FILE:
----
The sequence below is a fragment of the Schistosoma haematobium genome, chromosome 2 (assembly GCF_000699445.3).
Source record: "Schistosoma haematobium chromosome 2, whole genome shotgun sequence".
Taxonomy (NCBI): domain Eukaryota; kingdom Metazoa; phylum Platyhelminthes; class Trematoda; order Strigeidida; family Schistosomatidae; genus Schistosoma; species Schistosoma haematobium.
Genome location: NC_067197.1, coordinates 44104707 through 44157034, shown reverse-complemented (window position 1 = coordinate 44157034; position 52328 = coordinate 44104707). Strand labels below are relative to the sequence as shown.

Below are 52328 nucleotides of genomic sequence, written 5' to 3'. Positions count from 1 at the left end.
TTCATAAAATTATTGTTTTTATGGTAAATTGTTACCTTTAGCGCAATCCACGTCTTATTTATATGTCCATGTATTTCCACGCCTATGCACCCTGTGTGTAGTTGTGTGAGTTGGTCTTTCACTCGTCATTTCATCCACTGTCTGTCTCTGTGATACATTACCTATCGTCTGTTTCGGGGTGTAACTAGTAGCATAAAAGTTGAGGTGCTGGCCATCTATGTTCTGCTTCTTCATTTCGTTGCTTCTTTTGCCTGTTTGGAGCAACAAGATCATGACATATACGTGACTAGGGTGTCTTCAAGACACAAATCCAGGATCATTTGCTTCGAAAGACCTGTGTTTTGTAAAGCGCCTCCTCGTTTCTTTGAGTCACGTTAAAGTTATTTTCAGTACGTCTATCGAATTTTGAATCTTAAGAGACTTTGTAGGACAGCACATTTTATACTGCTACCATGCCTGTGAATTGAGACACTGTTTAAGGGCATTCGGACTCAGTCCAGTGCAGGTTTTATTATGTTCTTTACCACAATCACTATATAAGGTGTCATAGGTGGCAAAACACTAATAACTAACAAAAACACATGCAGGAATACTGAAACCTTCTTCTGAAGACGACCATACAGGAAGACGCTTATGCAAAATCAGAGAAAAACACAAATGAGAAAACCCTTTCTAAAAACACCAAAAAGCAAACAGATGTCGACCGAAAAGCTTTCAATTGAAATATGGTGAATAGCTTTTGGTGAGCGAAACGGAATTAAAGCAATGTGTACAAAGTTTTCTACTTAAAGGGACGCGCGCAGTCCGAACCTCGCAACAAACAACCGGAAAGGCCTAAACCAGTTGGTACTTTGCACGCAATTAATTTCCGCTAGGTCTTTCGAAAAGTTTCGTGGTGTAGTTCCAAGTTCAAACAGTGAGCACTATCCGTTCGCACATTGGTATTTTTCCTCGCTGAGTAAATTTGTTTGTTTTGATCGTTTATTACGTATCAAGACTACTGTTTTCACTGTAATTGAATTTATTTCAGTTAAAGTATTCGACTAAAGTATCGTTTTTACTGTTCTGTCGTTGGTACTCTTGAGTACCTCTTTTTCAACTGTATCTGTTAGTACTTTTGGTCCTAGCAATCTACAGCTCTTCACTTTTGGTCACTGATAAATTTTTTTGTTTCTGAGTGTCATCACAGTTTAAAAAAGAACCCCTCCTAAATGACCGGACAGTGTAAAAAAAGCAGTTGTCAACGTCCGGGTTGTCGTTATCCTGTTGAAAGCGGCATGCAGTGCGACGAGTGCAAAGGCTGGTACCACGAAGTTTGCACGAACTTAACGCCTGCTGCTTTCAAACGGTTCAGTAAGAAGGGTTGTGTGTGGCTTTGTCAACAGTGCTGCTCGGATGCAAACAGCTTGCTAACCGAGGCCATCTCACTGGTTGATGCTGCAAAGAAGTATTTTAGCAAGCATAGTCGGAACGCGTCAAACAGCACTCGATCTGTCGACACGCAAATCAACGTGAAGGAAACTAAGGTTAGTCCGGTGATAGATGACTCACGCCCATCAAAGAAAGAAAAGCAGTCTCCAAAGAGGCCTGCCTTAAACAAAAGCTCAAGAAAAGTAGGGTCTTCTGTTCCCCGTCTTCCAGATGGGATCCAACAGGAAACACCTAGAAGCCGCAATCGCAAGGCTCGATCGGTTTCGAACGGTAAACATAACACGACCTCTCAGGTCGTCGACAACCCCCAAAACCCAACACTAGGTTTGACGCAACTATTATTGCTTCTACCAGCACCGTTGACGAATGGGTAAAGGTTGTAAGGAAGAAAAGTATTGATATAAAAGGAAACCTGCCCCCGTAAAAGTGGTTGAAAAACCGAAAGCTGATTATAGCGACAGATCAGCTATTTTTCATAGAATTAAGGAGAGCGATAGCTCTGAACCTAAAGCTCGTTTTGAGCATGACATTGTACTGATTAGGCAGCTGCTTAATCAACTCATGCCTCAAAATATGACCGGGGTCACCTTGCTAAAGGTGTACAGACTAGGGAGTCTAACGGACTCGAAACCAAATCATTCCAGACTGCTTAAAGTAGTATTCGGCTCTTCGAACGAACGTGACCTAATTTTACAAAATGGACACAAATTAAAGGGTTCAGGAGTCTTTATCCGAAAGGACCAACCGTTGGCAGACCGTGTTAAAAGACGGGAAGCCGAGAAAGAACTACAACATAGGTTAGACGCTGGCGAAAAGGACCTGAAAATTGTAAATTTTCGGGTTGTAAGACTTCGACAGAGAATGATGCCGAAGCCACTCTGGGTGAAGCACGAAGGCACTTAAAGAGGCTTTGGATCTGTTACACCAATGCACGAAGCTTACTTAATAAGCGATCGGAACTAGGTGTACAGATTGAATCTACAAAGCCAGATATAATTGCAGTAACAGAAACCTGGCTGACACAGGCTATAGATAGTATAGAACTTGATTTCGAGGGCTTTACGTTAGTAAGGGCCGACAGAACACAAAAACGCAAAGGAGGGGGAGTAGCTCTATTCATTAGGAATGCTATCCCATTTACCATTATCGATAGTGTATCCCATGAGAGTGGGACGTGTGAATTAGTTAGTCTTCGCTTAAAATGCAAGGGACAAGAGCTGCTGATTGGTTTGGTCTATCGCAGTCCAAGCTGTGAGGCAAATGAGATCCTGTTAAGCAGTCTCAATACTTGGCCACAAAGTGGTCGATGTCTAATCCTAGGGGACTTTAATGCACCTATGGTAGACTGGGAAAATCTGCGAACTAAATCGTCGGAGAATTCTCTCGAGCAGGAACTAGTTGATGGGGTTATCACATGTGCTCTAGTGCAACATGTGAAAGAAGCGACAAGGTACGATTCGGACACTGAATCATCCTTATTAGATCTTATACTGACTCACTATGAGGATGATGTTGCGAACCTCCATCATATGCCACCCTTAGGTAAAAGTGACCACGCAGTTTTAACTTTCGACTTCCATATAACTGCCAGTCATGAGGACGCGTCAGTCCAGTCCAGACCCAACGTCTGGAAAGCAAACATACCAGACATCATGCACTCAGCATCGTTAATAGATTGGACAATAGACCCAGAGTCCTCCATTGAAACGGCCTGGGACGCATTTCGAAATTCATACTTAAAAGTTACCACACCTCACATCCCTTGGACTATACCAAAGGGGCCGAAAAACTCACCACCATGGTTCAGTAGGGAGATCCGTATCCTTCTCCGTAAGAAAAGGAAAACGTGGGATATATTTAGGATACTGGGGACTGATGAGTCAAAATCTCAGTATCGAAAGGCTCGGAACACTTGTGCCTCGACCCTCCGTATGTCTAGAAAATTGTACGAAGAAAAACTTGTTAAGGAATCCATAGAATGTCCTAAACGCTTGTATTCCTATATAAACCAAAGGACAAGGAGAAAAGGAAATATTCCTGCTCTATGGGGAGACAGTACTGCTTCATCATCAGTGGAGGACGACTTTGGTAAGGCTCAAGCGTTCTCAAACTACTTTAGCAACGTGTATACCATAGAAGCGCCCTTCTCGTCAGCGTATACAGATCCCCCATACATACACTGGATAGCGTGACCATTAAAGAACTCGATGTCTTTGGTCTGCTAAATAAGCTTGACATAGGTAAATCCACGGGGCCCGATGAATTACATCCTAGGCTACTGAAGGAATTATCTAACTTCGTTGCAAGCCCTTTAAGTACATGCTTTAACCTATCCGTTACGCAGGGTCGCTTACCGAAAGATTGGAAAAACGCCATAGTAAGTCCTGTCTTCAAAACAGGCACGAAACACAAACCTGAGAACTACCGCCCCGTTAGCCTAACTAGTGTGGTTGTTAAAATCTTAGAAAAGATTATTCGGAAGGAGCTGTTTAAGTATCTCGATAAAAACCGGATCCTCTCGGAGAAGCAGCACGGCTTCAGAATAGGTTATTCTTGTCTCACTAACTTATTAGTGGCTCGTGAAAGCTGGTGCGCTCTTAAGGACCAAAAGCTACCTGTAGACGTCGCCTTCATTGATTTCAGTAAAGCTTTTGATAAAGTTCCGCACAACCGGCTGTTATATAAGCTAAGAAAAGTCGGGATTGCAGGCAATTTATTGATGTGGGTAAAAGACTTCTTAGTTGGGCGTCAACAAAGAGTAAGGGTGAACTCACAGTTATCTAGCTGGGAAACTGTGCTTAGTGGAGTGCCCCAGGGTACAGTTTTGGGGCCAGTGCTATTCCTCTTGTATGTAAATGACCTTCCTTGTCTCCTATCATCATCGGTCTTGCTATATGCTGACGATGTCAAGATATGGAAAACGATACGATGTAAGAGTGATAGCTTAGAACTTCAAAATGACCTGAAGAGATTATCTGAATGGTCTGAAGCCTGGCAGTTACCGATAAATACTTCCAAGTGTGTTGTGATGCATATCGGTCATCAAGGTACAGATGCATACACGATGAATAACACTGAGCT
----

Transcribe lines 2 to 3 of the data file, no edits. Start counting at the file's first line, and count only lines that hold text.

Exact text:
Source record: "Schistosoma haematobium chromosome 2, whole genome shotgun sequence".
Taxonomy (NCBI): domain Eukaryota; kingdom Metazoa; phylum Platyhelminthes; class Trematoda; order Strigeidida; family Schistosomatidae; genus Schistosoma; species Schistosoma haematobium.